Exact Solutions of the Space Time Fractional Symmetric Regularized Long Wave Equation Using Different Methods
We apply the functional variable method, exp-function method, and -expansion method to establish the exact solutions of the nonlinear fractional partial differential equation (NLFPDE) in the sense of the modified Riemann-Liouville derivative. As a result, some new exact solutions for them are obtained. The results show that these methods are very effective and powerful mathematical tools for solving nonlinear fractional equations arising in mathematical physics. As a result, these methods can also be applied to other nonlinear fractional differential equations.
Fractional calculus is a field of mathematics that grows out of the traditional definitions of calculus. Fractional calculus has gained importance during the last decades mainly due to its applications in various areas of physics, biology, mathematics, and engineering. Some of the current application fields of fractional calculus include fluid flow, dynamical process in self-similar and porous structures, electrical networks, probability and statistics, control theory of dynamical systems, systems identification, acoustics, viscoelasticity, control theory, electrochemistry of corrosion, chemical physics, finance, optics, and signal processing [1–3].
There are several definitions of the fractional derivative which are generally not equivalent to each other. Some of these definitions are Sun and Chen’s fractal derivative [4, 5], Cresson’s derivative [6, 7], Grünwald-Letnikov’s fractional derivative , Riemann-Liouville’s derivative , and Caputo’s fractional derivative . But the Riemann-Liouville derivative and the Caputo derivative are the most used ones.
Lately, both mathematicians and physicists have devoted considerable effort to the study of explicit solutions to nonlinear fractional differential equations. Many powerful methods have been presented. Among them are the fractional -expansion method [10–13], the fractional exp-function method [14–16], the fractional first integral method [17, 18], the fractional subequation method [19–22], the fractional functional variable method , the fractional modified trial equation method [24, 25],andthe fractional simplest equation method .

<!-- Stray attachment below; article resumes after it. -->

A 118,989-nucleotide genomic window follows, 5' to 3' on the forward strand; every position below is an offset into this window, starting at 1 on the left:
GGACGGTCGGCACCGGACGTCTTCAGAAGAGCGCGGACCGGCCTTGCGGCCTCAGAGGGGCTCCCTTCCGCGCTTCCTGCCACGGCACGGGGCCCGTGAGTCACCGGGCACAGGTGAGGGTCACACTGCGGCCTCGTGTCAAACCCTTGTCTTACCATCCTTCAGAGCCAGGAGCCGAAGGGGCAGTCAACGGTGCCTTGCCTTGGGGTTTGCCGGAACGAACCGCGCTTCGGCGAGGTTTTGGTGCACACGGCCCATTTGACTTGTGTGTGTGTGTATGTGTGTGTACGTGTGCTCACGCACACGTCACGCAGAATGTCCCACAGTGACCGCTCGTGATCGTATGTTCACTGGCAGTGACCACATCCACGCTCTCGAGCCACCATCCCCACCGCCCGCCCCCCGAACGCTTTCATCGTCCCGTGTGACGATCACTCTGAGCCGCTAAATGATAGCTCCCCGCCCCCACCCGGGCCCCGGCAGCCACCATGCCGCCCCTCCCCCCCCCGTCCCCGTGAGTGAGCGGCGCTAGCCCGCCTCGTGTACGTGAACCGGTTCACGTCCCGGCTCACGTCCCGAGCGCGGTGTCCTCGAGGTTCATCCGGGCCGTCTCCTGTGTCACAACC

The paper suggests the functional variable method, the exp-function method, the -expansion method, and fractional complex transform to find the exact solutions of nonlinear fractional partial differential equation with the modified Riemann-Liouville derivative.
This paper is organized as follows. In Section 2, basic definitions of Jumarie’s Riemann-Liouville derivative are given; in Section 3, description of the methods for FDEs is given. Then, in Section 4, these methods have been applied to establish exact solutions for the space-time fractional symmetric regularized long wave (SRLW) equation. Conclusion is given in Section 5.
2. Jumarie’s Modified Riemann-Liouville Derivative
Recently, a new modified Riemann-Liouville derivative is proposed by Jumarie [27, 28]. This new definition of fractional derivative has two main advantages: firstly, comparing with the Caputo derivative, the function to be differentiated is not necessarily differentiable; secondly, different from the Riemann-Liouville derivative, Jumarie’s modified Riemann-Liouville derivative of a constant is defined to be zero. Jumarie’s modified Riemann-Liouville derivative of order is defined by where , denotes a continuous (but not necessarily first-order-differentiable) function. Some useful formulas and results of Jumarie’s modified Riemann-Liouville derivative can be found in [28, 29] which are direct consequences of the equality In the above formulas (3)–(5), is nondifferentiable function in (3) and (4) and differentiable in (5). The function is nondifferentiable, and is differentiable in (4) and nondifferentiable in (5). Because of these, the formulas (3)–(5) should be used carefully. The above equations play an important role in fractional calculus in Sections 3 and 4.
3. Description of the Methods for FDEs
We consider the following general nonlinear FDEs of the type where is an unknown function. is a polynomial of and its partial fractional derivatives, in which the highest order derivatives and the nonlinear terms are involved.
The fractional complex transform [30–32] is the simplest approach to convert the fractional differential equations into ordinary differential equations. This makes the solution procedure extremely simple. The traveling wave variable is where where , , and are nonzero arbitrary constants. We can rewrite (7) in the following nonlinear ODE: where the prime denotes the derivation with respect to . Now we consider three different methods.
3.1. Basic Idea of Functional Variable Method
The features of this method are presented in . We describe functional variable method to find exact solutions of nonlinear space-time fractional differential equations as follows.
Let us make a transformation in which the unknown function is considered as a functional variable in the form and some successive derivatives of are where “” stands for . The ODE (10) can be reduced in terms of , , and its derivatives by using the expressions of (12) into (10) as